The present model of large-scale monoculture tree plantations that has been imposed in the country has only made a few people rich with everybody’s money. It has deepened social exclusion, concentration and foreign ownership of land and environmental degradation.

And now, to complete this neo-liberal project, the out-going government has promoted the installation of two gigantic pulp mills close to the city of Fray Bentos on the Uruguay River.

The installation of the mills would not only consolidate the existing forestry model but would also increase the area planted to supply them, thus exacerbating already existing impacts.

Pulp mills not only cause environmental pollution but also displace local sources of labour in the agriculture and cattle-raising, tourism and fishing sectors, and would also have impacts on the health of the local Uruguayan and Argentine population.

The outgoing government has already authorized the installation of one of the mills and we see with concern that they are establishing all the conditions to hurriedly approve the second mill.

From Porto Alegre, Uruguayans and Argentines –many of them representatives of social organizations– present at the World Social Forum earnestly appeal to you, before taking a resolution on the pulp mills, to make a comprehensive analysis of the serious impacts they involve.

We consider that it would be advisable, making use of your authority as incoming president, for you appeal to the out-going government to halt any decision authorizing the installation of the second mill.

Those who voted for you did so with the conviction that another Uruguay IS possible and we are convinced that if these mills are installed, they will only enhance the previous model.”

This open letter, containing words pronounced by Vazquez when his electoral triumph was confirmed (“Celebrate Uruguayan women, celebrate Uruguayan men”) ends by saying: “For this reason we ask you to allow the Uruguayans who endorsed the change to continue celebrating.”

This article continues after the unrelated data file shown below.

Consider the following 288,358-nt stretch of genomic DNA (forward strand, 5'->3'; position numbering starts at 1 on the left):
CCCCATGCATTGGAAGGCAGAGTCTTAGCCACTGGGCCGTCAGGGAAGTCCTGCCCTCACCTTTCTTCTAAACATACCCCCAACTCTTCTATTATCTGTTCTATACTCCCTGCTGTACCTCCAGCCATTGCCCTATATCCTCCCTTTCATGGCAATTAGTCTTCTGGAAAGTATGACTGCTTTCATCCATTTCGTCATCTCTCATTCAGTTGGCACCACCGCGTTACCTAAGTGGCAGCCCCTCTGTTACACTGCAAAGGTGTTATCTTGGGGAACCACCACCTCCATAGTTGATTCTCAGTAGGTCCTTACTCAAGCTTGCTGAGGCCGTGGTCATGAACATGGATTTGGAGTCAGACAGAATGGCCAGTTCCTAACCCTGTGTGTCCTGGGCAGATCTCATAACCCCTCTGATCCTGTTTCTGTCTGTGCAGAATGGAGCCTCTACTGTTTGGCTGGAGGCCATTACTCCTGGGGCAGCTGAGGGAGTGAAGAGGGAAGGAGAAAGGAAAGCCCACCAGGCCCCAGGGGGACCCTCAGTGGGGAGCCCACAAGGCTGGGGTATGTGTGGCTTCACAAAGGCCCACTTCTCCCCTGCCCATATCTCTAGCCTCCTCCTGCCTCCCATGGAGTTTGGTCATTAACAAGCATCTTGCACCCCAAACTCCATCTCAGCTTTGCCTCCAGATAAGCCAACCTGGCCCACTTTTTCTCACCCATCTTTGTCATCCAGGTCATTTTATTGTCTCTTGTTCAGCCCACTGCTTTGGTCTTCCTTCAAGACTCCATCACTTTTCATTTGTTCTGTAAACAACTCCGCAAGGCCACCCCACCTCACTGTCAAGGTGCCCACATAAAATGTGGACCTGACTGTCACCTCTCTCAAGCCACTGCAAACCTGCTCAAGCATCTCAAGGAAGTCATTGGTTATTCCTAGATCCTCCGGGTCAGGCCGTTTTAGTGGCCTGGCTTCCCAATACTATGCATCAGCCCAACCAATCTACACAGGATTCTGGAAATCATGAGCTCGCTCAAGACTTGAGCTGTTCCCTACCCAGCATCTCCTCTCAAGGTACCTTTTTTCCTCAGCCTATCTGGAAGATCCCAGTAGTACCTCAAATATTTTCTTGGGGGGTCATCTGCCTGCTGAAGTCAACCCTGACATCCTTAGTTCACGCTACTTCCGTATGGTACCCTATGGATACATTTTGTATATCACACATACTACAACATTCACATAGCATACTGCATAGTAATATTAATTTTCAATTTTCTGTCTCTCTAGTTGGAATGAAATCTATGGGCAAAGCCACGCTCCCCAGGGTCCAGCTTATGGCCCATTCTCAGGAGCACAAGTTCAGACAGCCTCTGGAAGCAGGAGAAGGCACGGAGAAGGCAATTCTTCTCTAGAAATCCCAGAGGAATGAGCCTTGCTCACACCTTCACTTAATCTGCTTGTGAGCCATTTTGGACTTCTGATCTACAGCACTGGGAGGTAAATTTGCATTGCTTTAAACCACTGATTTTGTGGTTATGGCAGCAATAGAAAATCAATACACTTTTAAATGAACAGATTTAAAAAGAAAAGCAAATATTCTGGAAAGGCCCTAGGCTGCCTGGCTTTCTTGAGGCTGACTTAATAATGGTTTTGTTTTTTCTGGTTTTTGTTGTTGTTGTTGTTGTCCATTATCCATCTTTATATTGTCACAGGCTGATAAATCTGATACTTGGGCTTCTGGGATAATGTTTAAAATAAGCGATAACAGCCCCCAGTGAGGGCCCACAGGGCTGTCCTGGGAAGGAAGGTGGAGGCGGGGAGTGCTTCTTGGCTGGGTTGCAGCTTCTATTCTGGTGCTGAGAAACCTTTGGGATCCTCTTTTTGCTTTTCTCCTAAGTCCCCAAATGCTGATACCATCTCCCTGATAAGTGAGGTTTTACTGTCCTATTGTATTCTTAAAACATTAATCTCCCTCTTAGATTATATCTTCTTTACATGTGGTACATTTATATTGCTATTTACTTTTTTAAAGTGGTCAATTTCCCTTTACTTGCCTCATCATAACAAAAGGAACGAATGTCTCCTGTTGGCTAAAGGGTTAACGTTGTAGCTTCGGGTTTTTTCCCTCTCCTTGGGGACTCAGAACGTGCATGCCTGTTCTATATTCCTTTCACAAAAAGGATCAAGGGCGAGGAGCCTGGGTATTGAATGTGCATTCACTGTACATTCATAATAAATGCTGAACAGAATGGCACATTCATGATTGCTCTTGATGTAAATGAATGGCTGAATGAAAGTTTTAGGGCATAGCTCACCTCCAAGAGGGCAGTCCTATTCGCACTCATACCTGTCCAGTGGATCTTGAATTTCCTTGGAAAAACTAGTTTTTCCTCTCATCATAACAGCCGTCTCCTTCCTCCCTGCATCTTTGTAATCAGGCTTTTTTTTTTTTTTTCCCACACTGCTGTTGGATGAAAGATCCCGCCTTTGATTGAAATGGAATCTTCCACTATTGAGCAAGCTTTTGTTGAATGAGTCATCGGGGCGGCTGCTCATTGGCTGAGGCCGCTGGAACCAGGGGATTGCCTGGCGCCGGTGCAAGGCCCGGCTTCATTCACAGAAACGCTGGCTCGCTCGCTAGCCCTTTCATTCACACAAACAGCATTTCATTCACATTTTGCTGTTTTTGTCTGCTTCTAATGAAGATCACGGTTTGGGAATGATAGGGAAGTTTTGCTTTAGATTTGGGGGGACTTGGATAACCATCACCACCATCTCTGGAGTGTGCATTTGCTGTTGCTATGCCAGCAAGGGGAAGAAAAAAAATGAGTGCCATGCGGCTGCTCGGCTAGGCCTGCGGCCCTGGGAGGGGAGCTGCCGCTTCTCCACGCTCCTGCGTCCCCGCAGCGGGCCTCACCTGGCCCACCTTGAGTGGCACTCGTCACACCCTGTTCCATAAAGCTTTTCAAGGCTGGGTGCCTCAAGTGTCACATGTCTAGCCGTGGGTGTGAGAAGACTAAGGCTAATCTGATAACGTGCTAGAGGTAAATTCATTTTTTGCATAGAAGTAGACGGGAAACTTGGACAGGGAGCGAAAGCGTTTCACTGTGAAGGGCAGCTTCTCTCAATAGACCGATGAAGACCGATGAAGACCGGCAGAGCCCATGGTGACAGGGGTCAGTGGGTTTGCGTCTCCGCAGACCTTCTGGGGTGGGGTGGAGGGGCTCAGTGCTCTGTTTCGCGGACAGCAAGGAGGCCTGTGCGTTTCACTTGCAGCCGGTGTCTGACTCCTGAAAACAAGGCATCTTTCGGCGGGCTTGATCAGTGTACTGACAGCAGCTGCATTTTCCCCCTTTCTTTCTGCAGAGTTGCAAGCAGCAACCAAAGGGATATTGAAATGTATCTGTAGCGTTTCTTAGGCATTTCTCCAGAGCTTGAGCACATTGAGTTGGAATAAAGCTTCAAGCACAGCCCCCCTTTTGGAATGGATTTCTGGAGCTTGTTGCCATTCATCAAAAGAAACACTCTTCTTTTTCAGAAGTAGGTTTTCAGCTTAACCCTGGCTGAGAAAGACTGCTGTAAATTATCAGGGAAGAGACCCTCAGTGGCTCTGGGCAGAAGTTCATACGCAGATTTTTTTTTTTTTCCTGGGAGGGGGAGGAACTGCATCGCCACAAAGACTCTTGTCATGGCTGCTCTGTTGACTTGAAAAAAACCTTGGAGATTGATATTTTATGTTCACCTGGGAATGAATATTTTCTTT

Hundreds of Uruguayans and Argentines present at the WSF, many of them representatives of social, trade-union, environmental, political and religious organizations signed the letter which was endorsed by outstanding figures, such as the Uruguayan writer, Eduardo Galeano, the Argentine Nobel Peace Prize winner, Adolfo Perez Esquivel and the fighter for Human Rights and member of the Association of Mothers of the Plaza de Mayo, Hebe Bonafini, among others.

Participants of other nationalities also adhered to the letter, “moved by the shared vision that another world is possible,” expressing that “We trust that (Dr. Tabare Vazquez) will honour the expectations that Uruguayan men and women have built over various years of struggles and that have now been deposited in you.”

The complete text of the letter and the list of signatures and adhesions can be viewed at the Grupo Guayubira’s website: http://www.guayubira.org.uy/celulosa/carta.html where those who wish to adhere to the letter are invited to do so by filling in the form that is attached there.

By Raquel Núñez, World Rainforest Movement (WRM), e-mail: raquelnu@wrm.org.uy

Source: WRM’s bulletin Nº 91, February 2005

About Grupo Guayubira

El grupo "Guayubira", fue creado en mayo de 1997, para nuclear a personas y organizaciones preocupadas por la conservación del monte indígena y por los impactos socioeconómicos y ambientales del actual modelo de desarrollo forestal impulsado desde el gobierno. El grupo aspira a tener incidencia a nivel nacional y local para implementar medidas que ayuden a la conservación del monte indígena y a modificar el actual modelo insustentable de desarrollo forestal basado en los monocultivos de árboles a gran escala.